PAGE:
The opinion of the court was delivered by: NEWCOMER
Defendant Frezzo is charged with 1) receiving and concealing rugs which were part of interstate commerce and valued at $60,000, knowing that the rugs were stolen and 2) purchasing goods (including shotguns and rifles) which were part of interstate commerce and valued at $6,300, knowing that the goods were stolen. Both charges constitute violations of 18 U.S.C. § 2315. Defendant is charged with receiving the rugs on March 21, 1981 and concealing them until August 1982. Defendant is charged with purchasing the shotguns, rifles and other goods on January 2, 1982. The present indictment was filed on December 30, 1986, more than five years after defendant is charged with receiving the rugs and almost five years after defendant is charged with buying the guns and other goods.
Counsel for the defendant has drawn the court's attention to various statements by the United States Attorney which appear in the Government's Memorandum in Opposition to Frezzo's Motion to Dismiss (filed in Criminal Action No. 85-462). First, the inconsistencies in the government's witness' statements have increased with the passage of time. Second, the United States Attorney investigated and prosecuted numerous cases, some of them complex, during the relevant time period. Third, although the government could have prosecuted Frezzo alone, prior to November 1985, it chose to develop the case as a 10 defendant conspiracy case and delay the independent indictment of Frezzo. See Government's Memorandum pp. 5-8. The court now turns to defendant's arguments.
I The Speedy Trial Act and Criminal Action No. 85-462
At oral argument, both sides agree that with respect to the 1985 indictment, Judge Scirica's December 17, 1986, dismissal of the indictment without prejudice stands as law of the case. This court today shall not review or pass on that order. Instead, defendant's motion that the record in 85-462 be consolidated with the present action was granted at the hearing held last week. Therefore, defendant will be able to preserve his right to appeal the December 17, 1986, order.
II The Speedy Trial Clause of the Sixth Amendment
Defendant spends a great deal of time arguing that the Speedy Trial Clause prevents pre-indictment delay and, hence, bars the present indictment. This argument cannot stand. The Supreme Court in United States v. Marion, 404 U.S. 307, 92 S. Ct. 455, 30 L. Ed. 2d 468 (1971) and more recently in United States v. MacDonald, 456 U.S. 1, 71 L. Ed. 2d 696, 102 S. Ct. 1497 (1982) stated that the Sixth Amendment right to a speedy trial does not arise until charges are pending or the defendant is arrested.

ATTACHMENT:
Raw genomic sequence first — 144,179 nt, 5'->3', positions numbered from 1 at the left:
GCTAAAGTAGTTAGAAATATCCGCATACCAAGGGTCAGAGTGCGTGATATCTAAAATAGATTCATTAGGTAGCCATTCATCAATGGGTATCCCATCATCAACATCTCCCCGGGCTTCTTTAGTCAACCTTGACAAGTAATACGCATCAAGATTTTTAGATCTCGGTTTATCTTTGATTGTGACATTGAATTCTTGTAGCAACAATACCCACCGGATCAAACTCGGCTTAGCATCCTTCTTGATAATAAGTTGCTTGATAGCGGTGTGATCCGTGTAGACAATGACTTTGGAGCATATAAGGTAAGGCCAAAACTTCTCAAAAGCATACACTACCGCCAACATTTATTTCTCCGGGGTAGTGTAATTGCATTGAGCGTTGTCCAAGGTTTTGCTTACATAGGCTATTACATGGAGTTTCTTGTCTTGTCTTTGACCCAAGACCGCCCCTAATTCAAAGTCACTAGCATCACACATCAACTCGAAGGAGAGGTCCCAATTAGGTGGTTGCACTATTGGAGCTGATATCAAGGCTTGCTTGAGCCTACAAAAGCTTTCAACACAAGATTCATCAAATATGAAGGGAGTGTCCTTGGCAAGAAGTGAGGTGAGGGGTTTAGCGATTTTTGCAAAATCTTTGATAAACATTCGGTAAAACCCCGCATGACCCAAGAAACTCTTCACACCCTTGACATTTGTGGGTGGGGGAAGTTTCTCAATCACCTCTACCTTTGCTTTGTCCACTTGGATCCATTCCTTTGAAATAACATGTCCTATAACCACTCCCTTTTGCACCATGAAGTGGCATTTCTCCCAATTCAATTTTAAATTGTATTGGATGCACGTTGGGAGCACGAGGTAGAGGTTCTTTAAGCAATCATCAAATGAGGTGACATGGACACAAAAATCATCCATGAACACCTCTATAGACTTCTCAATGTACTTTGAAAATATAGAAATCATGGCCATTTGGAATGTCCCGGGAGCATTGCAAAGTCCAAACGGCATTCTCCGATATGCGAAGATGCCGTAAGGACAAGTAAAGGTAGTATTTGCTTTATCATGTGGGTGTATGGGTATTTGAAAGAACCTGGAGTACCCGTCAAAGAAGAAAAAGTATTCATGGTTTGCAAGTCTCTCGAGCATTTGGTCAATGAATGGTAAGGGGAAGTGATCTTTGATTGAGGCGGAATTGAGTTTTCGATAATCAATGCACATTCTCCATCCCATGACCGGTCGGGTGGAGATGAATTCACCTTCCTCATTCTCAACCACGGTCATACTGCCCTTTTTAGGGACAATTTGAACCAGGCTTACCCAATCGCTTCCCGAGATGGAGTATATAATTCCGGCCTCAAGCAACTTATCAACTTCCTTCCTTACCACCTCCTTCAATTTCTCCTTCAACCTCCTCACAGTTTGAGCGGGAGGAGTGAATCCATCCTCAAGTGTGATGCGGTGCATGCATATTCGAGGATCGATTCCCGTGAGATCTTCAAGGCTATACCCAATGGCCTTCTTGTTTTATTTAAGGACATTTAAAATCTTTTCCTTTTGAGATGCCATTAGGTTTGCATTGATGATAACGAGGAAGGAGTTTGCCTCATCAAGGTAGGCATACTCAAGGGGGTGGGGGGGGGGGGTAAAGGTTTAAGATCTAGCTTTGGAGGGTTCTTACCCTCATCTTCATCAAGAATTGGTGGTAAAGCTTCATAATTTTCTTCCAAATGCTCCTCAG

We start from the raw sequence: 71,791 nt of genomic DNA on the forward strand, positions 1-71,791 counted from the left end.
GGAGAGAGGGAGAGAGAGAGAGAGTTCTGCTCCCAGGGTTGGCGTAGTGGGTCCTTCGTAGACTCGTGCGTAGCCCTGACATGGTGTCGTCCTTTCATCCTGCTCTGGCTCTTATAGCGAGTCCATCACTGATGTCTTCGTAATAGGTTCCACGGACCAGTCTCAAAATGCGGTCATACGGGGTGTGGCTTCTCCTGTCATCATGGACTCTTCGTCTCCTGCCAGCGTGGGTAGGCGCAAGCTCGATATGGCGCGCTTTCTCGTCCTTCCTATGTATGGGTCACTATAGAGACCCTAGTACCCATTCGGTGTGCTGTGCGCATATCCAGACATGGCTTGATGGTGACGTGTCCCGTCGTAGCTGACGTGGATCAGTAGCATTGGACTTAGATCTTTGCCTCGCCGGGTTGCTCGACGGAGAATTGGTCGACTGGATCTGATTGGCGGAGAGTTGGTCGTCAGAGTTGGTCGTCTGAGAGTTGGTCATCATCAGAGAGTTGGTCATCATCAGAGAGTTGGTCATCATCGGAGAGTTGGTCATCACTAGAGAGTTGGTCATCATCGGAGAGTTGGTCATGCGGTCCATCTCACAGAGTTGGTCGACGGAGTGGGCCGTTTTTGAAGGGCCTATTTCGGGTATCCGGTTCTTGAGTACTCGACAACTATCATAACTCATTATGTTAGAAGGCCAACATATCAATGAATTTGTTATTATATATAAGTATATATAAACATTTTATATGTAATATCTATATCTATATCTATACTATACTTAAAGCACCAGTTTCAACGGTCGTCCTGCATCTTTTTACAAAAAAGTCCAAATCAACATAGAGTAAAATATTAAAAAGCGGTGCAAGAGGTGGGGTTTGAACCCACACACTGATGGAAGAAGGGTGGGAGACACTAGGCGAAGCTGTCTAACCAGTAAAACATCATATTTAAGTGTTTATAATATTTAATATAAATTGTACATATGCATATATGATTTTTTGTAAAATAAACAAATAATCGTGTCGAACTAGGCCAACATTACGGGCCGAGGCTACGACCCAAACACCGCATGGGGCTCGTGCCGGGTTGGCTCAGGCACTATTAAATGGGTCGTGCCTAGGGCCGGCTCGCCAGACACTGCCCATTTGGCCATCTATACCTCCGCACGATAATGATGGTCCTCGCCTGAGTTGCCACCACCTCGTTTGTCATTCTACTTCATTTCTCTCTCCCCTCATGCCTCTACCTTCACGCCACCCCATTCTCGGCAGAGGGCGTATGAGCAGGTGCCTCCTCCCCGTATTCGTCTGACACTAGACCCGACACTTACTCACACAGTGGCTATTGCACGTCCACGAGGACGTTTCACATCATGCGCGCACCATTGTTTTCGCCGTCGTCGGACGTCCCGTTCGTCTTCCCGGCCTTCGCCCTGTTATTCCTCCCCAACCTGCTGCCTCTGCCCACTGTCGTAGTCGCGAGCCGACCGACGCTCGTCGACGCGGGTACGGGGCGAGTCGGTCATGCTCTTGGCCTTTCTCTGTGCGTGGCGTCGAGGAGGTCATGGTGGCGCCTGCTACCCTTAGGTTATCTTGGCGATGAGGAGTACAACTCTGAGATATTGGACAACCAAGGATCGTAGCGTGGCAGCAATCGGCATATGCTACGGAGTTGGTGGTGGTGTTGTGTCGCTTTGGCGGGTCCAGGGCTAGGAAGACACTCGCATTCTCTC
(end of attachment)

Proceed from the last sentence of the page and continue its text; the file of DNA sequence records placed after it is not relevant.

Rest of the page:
Defendant was in prison serving time for a unrelated conviction when the government obtained the indictments in 1985 and 1986.
Therefore, the Sixth Amendment Speedy Trial Clause does not apply to the pre-indictment delay in the present case.
III The Due Process Clause of the Fifth Amendment
Delay prior to an arrest or an indictment may give rise to a Due Process claim under the Fifth Amendment. United States v. Lovasco, 431 U.S. 783, 788-9, 52 L. Ed. 2d 752, 97 S. Ct. 2044 (1977); see United States v. Gouveia, 467 U.S. 180, 192, 81 L. Ed. 2d 146, 157, 104 S. Ct. 2292 (1984); United States v. Marion, 404 U.S. 307, 30 L. Ed. 2d 468, 92 S. Ct. 455 (1971); United States v. Sebetich, 776 F.2d 412, 429-30 (3d Cir. 1985). The Fifth amendment requires the dismissal of an indictment if the defendant can prove that 1) the government's delay in bringing the indictment was a deliberate device designed to gain an advantage over the defendant and 2) the delay caused the defendant actual prejudice in presenting his defense. Gouveia, 467 U.S. at 192, 81 L. Ed. 2d at 157. This court will assume that defendant's arguments of prejudice included in his Sixth Amendment argument would also apply to his Fifth Amendment argument.
Applying the applicable legal standard to the present case, the court concludes that defendant has failed to satisfy his burden. Defense counsel first argues that the United States Attorney delayed the indictment in order to obtain the defendant's cooperation in a plea agreement. See Exhibit H to Defendant's Memorandum: Letter dated August 7, 1985, from Mr. Walter Batty, Assistant United States Attorney, concerning a pre-indictment plea agreement. Even if the government had delayed the indictment to obtain defendant's cooperation, such a tactic would not run afoul of Lovasco, Gouveia, and Marion. Those cases stand for the proposition that the government may not intentionally delay obtaining an indictment in a effort to hamper the defendant's preparation or presentation of his case. Furthermore, prosecutors are permitted discretion in conducting plea bargaining. See Bordenkircher v. Hayes, 434 U.S. 357, 54 L. Ed. 2d 604, 98 S. Ct. 663 (1978). Defendant does not claim that the United States Attorney has acted vindictively or improperly in Frezzo I or in the present case. See generally Blackledge v. Perry, 417 U.S. 21, 40 L. Ed. 2d 628, 94 S. Ct. 2098 (1974).
Defense counsel also argues that the government also sought the present indictment in an attempt to lengthen or "enhance" Mr. Frezzo's current prison sentence. The government acknowledges that it sought the present indictment as a means to lengthen Frezzo's imprisonment. This argument is not relevant to the applicable standard as the attempt to enhance Frezzo's sentence has nothing to with the pre-indictment delay.
Having determined that defendant has not satisfied his burden with respect to the first prong of the Lovasco-Gouveia-Marion standard, this court need not examine defendant's arguments with respect to the second prong -- actual prejudice. With respect to prejudice, defense counsel submit that witness' memories have become dim and the defendant has experienced anxiety during the pre-indictment delay. This court concludes that defendant has not made a sufficient ...